It’s pretty remarkable, all things considered, that the Bruins have consistently had their way with the Maple Leafs in the Stanley Cup playoffs.

The two teams will renew their rivalry once again when they open a first-round series Saturday in Boston. Once more, Toronto will look to exorcise its demons, hoping this will be the first time since 1959 that it can beat the Black and Gold in a postseason series.

The Bruins’ 65-year postseason winning streak over its Original Six rival spans over six series. The B’s are just one of four teams in NHL history to win six straight playoff series against one team.

But it’s not like Toronto hasn’t pushed Boston to the brink. The two teams have met three times since 2013, going the seven-game distance each time. The Maple Leafs have put forth tremendously talented clubs over the last decade, and when you have three Game 7s go the way of one team, you do wonder whether their opponents are due.

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Perhaps this year is finally that year for Toronto. The Leafs are led by the NHL’s best goal-scorer, Auston Matthews, who potted 69 this season, and Toronto was aggressive at the NHL trade deadline in an attempt to beef up for a deep playoff run.

However …

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The Bruins have plenty of reason to feel confident in their ability to send the Leafs packing once again, and those reasons extend beyond just the friendly, familiar feeling of dispatching a hated rival over and over again. Or the fact that they swept the four-game season series, too.

Here’s where the Bruins have an advantage entering their first-round series with Toronto.

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Four goalies could and probably will see the ice in this series. Objectively, the two best of that group belong to the Bruins: Linus Ullmark and Jeremy Swayman. Both of them rank in the top 10 of all NHL goalies in goals saved above expected with at least 20 games played this season, and Swayman especially was arguably a top-five goaltender the entire season. The Bruins have been coy about their goaltending plans, but they should feel confident with whoever is between the pipes. The same can’t be said for Toronto, as it’s the same old story in that regard. Ilya Samsonov is Toronto’s most established netminder, and he did get the bulk of the work in the regular season. He was as leaky as it gets down the stretch, though, allowing at least four goals in three of his final five starts, including 11 goals on just 52 shots in his final two starts. Samsonov is streaky. Poor performance earlier in the season even earned him a trip to the AHL. Joseph Woll, meanwhile, was sensational in the first half of the season. The Boston College product posted a .916 save percentage through Nov. 28, a number that dipped to .897 in the 13 games that followed. Woll has just two career playoff starts under his belt, too. Both Toronto goalies are capable of standing on their heads, stealing a game and potentially the series, but that tandem lacks the baseline consistency the Ullmark-Swayman duo brings to the table.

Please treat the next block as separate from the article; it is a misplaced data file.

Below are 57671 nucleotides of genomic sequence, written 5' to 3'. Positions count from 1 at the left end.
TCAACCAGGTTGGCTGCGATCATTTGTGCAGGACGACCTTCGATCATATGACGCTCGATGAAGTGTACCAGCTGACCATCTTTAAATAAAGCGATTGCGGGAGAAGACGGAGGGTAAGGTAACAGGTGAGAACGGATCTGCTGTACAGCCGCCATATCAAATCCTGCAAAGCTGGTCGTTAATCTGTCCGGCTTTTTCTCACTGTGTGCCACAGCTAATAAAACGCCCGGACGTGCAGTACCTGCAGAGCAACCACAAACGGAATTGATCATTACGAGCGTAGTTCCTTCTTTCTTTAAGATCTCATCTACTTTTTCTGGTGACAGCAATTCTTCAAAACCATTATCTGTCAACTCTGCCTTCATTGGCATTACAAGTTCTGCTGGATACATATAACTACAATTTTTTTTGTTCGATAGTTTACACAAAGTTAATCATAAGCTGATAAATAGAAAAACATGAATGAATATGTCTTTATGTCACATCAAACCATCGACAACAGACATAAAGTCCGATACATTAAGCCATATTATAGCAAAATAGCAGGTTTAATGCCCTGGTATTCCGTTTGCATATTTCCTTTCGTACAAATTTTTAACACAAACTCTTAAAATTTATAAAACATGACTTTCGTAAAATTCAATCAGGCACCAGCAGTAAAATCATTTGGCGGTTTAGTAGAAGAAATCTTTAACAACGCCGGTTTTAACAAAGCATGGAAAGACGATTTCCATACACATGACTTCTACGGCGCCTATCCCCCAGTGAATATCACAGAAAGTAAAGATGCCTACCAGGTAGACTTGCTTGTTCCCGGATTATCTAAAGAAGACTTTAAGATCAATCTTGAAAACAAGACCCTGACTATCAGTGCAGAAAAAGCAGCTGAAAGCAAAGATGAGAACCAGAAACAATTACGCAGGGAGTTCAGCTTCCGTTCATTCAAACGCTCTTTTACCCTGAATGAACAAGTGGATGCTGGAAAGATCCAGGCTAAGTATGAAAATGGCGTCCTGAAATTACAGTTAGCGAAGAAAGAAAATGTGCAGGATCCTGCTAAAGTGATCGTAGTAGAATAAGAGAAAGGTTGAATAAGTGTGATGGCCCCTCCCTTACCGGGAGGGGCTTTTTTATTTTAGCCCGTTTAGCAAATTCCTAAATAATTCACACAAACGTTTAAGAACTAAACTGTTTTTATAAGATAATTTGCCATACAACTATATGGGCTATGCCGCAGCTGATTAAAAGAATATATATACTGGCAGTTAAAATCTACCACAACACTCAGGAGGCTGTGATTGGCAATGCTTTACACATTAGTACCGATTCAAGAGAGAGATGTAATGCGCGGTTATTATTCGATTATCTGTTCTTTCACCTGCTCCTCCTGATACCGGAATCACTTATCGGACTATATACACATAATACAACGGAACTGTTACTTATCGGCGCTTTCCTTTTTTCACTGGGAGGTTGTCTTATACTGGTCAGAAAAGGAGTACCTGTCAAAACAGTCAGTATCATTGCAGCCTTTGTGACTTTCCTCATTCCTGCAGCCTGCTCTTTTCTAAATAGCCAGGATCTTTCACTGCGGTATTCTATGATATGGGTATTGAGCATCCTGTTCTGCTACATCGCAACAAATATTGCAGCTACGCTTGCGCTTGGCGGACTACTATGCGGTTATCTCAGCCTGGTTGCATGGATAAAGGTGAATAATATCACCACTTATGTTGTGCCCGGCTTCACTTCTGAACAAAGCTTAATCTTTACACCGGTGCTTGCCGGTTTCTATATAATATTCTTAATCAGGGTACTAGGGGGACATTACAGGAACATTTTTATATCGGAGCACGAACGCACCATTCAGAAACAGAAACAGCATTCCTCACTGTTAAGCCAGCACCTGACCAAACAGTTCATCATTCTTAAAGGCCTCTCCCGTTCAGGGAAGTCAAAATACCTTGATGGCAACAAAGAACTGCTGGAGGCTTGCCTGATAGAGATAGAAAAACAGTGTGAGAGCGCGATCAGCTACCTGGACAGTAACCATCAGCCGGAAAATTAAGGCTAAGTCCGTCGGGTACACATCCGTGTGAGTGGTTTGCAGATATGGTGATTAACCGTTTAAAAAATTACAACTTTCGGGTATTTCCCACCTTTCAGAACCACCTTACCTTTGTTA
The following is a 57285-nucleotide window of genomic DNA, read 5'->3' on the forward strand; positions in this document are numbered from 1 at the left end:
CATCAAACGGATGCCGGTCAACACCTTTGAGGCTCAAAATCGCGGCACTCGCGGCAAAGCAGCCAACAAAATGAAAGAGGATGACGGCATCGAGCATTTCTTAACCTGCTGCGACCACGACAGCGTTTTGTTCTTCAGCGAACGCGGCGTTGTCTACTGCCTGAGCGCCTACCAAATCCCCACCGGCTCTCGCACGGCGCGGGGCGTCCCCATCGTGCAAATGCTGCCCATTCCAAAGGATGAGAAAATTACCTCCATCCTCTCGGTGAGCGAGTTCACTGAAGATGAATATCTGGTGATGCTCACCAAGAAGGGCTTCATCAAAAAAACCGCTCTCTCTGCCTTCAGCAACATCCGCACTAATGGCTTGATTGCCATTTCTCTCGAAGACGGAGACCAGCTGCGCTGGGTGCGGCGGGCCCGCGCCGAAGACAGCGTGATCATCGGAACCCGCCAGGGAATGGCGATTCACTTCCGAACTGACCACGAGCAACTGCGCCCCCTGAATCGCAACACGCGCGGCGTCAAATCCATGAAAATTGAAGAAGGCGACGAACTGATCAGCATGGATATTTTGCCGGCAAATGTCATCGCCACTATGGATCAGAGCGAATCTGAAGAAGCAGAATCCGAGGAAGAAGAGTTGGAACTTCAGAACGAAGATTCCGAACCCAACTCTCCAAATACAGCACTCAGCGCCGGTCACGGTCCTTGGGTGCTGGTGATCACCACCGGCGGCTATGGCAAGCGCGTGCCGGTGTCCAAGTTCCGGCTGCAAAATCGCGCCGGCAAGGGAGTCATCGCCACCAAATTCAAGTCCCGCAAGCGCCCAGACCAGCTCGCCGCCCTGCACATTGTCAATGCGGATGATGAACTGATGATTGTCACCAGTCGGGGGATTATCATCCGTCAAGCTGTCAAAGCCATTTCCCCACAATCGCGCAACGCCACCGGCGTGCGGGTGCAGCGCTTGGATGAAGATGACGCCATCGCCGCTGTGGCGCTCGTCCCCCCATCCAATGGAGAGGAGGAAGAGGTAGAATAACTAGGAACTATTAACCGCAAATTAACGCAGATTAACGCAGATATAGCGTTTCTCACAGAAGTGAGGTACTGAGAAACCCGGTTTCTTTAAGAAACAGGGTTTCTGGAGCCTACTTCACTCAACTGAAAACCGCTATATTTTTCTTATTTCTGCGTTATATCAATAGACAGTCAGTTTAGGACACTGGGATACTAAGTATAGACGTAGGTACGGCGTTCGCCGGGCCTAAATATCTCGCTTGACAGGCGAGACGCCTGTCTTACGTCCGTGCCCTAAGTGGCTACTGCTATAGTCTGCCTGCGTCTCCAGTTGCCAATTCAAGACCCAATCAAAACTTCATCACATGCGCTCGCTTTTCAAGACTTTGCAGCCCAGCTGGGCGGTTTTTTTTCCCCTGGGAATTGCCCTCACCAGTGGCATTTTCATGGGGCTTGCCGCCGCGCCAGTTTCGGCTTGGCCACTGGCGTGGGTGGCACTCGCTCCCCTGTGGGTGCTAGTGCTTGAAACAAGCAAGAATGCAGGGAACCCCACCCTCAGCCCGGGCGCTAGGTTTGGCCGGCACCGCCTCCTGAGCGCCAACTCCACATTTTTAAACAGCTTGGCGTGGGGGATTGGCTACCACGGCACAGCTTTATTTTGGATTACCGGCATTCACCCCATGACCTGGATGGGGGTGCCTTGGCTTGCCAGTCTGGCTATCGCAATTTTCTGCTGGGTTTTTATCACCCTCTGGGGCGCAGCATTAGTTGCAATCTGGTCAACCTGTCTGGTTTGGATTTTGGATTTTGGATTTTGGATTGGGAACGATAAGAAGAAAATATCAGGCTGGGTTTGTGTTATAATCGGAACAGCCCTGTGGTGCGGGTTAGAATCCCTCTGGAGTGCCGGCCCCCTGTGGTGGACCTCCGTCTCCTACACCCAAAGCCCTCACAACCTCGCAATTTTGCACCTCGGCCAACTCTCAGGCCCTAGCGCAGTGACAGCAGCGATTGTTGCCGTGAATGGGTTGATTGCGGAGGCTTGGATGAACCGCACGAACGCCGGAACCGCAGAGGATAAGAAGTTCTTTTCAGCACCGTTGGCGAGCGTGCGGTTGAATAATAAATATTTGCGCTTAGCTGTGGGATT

Team defense
Team defense and goaltending are intertwined. Ullmark and Swayman benefit from what’s in front of them. The Bruins’ defensive system under Jim Montgomery isn’t as stout as it was under Claude Julien or Bruce Cassidy, and losing the likes of Zdeno Chara and Patrice Bergeron in recent years doesn’t help, either. That being said, a team built by Don Sweeney is going to be defensively responsible. There’s a far greater emphasis on defensive responsibility across the roster with how the Bruins were built as opposed to Toronto. The Maple Leafs have unmatched firepower up front, but there are questions about how those superstar goal-scorers can play in their own end. General manager Brad Treliving made defense a priority at the deadline, but the Maple Leafs are still vulnerable on the back end. From the department of “no duh,” if the Bruins can make Toronto play in its own zone consistently, they will win the series. Doing so not only puts the Leafs in a position where they have to defend their own net — a weakness — but it also strips them of their biggest strength, which is playing downhill in the offensive end.

Offensive net-front presence, ability
Once again, maybe a little overlap here, as the Bruins’ ability to generate offense in front of the Toronto net will be somewhat dictated by, well, the Leafs’ ability (or inability) to defend its cage. Again, Treliving, a 6-foot-4 former defenseman himself, spent his deadline shopping for size and experience on the blue line. He came home with Ilya Lyubushkin (6-foot-2) and Joel Edmundson (6-foot-5) while also acquiring the rights to former Boston University D-man Cade Webber. The Leafs just signed the 6-foot-7 Webber to an entry-level deal, and he’s traveling with the team, so he could maybe make his debut if needed. The Bruins, however, have the sort of forward size that should ensure they aren’t easily pushed around. With Pat Maroon in the fold, the Bruins now have six forwards who stand 6-foot-3 or taller, and all of them are more than comfortable going to the dirty areas.

“You’re just going to have to win that battle,” Bruins general manager Don Sweeney said Thursday when talking about his team’s ability to win the net-front war. “That ice has to be yours. I don’t think that’s ever changed. It still comes down to one-on-one battles and confrontational hockey. In the playoffs, you realize that — in the first round in particular — physicality probably triples. Ice is earned, interior ice is earned because it’s valued.”

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The Bruins, a team built by Sweeney and Cam Neely, certainly have that ability and mindset. If they can impose it on Toronto in the first round, their decades-long winning streak should be extended.

Featured image via Dan Hamilton/USA TODAY Sports Images